Life Sized Decisions
Large-scale events create the space teenagers need to experience genuine faith. Life is only lived by a teenager with others, especially peers. Things only make sense by testing their thoughts by interacting with someone else. This whole process is amplified when 7,000 of them get together at the same time and place. Now, they are home.
I wrote a paper a couple of years ago for the journal Missiology. You can read the whole thing if you want. TL; dr -- The gist of the research contends teenagers listen most closely to God's calling when they are in a group setting, outside of a regular routine, and have the ear of a close mentor figure. NYC took care of two of the three. What teenagers need now is a mentor figure.
Try not to dump a bunch of things from the world these teenagers left: chores, work details, stressful stuff that happened at home while they were gone. Let them ease back into home life.
They might have already talked about the Big Important Things That Happened at NYC.
Now, it's the small conversations and quiet realizations about what God means to them or what He wants them to do with their lives that might still bang around their skulls; they are not sure ... yet ... what to do with these thoughts and decisions. This could take some time for them to sort out.
They think you want them to be a doctor, but they've heard from God Who wants them to learn Spanish and live in an urban barrio ministering to drug addicts, and they are worried sick about how Mom or Dad are going to react. Be ready and prayerful and patient, did I mention being ready, already? Let your response be less reactive and more receptive.
True, you the parent might need as much grace as the child in responding to God's calling. Be ready. Ephesians 6:15 calls all Christians to be prepared (with the "readiness") to take the "gospel of peace" wherever it is needed. It might be needed in your teen's heart and mind right now. So, be ready.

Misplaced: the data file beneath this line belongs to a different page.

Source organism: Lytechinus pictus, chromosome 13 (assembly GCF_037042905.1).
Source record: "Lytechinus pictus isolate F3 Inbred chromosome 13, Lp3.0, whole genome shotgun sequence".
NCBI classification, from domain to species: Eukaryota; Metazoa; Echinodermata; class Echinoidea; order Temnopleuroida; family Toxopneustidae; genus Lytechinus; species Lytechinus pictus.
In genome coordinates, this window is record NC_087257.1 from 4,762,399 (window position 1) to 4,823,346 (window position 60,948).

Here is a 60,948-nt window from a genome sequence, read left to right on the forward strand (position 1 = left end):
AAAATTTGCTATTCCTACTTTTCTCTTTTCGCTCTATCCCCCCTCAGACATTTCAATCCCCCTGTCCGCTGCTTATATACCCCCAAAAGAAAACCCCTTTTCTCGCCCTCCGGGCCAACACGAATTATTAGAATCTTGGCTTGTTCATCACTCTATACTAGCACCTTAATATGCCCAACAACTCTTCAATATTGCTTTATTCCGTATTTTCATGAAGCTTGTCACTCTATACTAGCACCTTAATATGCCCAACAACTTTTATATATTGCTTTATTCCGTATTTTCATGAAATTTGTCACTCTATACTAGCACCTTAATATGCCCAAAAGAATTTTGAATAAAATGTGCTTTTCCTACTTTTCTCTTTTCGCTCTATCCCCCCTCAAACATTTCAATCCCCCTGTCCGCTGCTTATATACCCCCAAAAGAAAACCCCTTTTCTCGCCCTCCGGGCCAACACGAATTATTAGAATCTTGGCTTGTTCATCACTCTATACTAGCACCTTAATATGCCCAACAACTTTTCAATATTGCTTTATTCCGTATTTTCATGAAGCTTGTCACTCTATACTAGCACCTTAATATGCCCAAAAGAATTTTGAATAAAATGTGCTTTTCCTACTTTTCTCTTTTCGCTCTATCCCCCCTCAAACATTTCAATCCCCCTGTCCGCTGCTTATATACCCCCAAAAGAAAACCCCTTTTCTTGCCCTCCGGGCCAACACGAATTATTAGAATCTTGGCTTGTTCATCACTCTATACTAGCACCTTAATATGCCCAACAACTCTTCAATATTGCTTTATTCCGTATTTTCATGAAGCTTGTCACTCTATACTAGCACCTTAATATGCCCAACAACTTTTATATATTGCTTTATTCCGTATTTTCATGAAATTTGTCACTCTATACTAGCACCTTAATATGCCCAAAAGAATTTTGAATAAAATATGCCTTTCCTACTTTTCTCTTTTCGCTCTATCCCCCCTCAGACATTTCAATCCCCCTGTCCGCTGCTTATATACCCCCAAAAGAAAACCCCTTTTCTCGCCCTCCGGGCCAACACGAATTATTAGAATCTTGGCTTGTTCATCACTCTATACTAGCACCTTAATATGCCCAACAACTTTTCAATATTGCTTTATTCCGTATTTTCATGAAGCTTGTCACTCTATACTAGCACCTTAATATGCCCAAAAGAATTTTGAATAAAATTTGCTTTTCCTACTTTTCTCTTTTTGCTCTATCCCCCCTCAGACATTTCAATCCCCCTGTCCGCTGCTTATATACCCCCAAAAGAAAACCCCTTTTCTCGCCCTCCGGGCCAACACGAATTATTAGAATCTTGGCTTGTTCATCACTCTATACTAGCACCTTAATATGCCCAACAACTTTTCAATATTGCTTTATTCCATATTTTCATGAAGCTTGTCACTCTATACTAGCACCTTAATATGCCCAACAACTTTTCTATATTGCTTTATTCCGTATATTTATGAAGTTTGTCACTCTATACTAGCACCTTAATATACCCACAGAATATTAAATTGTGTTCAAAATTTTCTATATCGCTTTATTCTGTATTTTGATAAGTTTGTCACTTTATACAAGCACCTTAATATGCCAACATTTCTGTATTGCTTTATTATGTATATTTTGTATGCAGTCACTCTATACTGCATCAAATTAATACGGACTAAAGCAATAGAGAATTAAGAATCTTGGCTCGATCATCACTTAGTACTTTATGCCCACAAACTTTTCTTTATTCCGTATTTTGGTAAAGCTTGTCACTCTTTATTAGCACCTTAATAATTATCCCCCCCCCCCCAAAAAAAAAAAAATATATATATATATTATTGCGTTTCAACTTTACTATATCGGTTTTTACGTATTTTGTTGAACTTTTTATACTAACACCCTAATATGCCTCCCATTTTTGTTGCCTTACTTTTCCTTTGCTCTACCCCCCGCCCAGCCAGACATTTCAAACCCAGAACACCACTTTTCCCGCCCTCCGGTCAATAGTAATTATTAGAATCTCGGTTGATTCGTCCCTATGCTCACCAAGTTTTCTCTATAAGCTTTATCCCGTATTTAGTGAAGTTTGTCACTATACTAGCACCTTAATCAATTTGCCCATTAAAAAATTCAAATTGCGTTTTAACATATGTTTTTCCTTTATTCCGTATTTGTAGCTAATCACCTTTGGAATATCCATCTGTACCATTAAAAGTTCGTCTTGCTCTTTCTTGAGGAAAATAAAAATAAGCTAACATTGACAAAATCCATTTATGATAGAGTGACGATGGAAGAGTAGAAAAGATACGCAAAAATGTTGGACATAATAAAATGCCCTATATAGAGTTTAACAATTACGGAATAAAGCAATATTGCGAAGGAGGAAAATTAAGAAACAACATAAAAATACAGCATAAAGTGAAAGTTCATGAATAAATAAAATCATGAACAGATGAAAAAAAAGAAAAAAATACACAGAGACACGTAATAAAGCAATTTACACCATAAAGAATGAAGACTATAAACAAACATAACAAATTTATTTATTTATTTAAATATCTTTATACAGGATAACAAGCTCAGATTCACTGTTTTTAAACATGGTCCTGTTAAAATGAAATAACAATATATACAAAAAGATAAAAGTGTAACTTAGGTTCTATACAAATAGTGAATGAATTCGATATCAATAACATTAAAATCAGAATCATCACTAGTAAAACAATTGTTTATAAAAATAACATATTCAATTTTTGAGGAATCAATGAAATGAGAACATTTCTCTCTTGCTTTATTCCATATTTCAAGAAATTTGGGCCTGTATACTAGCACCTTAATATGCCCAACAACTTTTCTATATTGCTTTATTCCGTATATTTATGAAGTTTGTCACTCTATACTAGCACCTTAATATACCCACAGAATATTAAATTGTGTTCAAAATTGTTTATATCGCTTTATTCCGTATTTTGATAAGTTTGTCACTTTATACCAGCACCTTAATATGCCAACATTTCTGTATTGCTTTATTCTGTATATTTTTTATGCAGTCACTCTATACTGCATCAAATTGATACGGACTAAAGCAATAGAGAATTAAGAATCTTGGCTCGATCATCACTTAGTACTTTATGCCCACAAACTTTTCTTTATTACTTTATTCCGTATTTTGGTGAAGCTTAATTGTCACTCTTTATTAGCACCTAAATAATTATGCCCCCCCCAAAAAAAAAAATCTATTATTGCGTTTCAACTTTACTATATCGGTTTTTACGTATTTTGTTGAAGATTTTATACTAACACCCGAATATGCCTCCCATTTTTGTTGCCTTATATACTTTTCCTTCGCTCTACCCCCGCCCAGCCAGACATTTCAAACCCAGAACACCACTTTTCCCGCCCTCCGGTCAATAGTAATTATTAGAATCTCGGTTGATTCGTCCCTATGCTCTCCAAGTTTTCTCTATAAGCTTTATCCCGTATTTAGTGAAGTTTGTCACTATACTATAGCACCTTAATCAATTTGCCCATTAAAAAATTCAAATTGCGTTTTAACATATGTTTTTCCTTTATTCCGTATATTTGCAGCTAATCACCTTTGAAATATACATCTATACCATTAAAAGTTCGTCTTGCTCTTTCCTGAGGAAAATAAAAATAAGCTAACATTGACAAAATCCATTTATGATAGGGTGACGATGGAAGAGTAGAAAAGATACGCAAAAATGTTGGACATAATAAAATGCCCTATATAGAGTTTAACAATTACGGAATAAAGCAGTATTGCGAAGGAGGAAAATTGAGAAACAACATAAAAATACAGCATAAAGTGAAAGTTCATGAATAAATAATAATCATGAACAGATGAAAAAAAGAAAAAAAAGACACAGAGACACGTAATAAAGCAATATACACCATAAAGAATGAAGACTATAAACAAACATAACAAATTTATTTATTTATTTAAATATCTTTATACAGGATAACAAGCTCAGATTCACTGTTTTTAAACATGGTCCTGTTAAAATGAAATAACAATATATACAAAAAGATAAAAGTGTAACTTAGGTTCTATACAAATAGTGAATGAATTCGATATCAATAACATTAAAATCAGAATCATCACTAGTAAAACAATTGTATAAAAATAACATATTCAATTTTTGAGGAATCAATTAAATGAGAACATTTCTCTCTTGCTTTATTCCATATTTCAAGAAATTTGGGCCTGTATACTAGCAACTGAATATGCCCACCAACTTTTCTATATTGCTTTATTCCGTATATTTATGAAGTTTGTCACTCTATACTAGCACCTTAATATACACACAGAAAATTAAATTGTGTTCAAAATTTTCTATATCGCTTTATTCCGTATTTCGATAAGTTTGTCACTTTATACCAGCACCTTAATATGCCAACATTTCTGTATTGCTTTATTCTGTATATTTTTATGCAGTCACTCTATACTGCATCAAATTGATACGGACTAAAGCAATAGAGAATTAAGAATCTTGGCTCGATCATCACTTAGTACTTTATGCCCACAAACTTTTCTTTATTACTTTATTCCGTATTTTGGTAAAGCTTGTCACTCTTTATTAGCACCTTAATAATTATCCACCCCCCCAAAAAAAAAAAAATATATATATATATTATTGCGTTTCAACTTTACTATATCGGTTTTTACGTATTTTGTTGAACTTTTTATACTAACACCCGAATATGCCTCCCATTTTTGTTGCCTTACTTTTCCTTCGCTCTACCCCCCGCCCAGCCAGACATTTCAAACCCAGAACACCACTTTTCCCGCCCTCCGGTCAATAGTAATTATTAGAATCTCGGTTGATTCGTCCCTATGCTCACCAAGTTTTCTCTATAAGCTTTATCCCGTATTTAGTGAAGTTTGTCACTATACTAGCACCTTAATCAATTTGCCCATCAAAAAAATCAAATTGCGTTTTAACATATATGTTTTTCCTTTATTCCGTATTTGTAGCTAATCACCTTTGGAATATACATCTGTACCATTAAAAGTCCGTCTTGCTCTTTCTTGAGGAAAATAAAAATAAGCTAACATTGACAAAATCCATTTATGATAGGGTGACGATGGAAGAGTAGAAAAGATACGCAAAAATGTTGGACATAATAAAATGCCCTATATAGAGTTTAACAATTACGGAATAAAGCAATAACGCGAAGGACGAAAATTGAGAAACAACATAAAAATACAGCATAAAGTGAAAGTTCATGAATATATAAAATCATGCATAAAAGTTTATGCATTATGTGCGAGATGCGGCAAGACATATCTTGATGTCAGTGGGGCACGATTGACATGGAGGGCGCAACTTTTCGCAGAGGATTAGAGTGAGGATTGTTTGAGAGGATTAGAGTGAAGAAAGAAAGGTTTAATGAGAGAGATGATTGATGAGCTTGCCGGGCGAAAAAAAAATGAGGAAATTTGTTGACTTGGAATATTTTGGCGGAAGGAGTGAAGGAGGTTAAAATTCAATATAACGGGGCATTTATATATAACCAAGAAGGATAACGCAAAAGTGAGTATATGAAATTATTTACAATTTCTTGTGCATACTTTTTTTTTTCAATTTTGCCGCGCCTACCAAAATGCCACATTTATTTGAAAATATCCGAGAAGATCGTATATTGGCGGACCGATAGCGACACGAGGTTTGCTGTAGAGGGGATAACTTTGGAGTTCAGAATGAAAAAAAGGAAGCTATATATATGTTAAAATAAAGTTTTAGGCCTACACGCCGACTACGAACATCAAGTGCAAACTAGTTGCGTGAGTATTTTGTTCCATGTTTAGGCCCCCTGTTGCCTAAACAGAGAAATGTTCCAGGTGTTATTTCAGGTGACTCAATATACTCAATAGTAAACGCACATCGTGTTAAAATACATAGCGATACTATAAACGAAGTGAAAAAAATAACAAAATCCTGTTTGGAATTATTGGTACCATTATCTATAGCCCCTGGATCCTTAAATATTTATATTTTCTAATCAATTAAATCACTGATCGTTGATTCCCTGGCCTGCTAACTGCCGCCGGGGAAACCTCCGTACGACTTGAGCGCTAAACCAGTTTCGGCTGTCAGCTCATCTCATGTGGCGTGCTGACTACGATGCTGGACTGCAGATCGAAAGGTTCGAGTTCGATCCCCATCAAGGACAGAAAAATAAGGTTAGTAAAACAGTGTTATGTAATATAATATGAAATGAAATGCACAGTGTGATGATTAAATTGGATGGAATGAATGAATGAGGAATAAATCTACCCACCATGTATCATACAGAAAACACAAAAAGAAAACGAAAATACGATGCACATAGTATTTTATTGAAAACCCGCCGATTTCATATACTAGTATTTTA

As my friend Moise in Benin would say, "C'est chaud!" [French pronounced like "say show" meaning "it's hot!"] In other words, don't wait until memories fade, and things cool down. The time is now for these major decisions to turn into life trajectories. Keep the momentum going.
Mentors will help keep the energy of last week rolling forward into the rest of your teen's life.
Make Your Gratitude Obvious
Finally, be thankful for events like NYC. Be grateful for the adults that planned it and accompanied them. Write a quick note to one of the organizers like Justin Pickard at NYI's US/Canada office or if you're from the East Central U.S. Field (East Kentucky, West Virginia, Ohio districts), let James Smith know how much you appreciate the work put into this event. Maybe even send your district organizer(s) a gift card. They put a lot into your children this past week/month/year. Make your gratitude tangible.
Things happen at NYC that could never have been planned or anticipated. God works through events like this one. It's scary, I know, a lot has happened in a few days.
I've been a teen, a youth pastor, and a parent. This is what God created us--and our teens--for.
Let His Kingdom come and shine forth!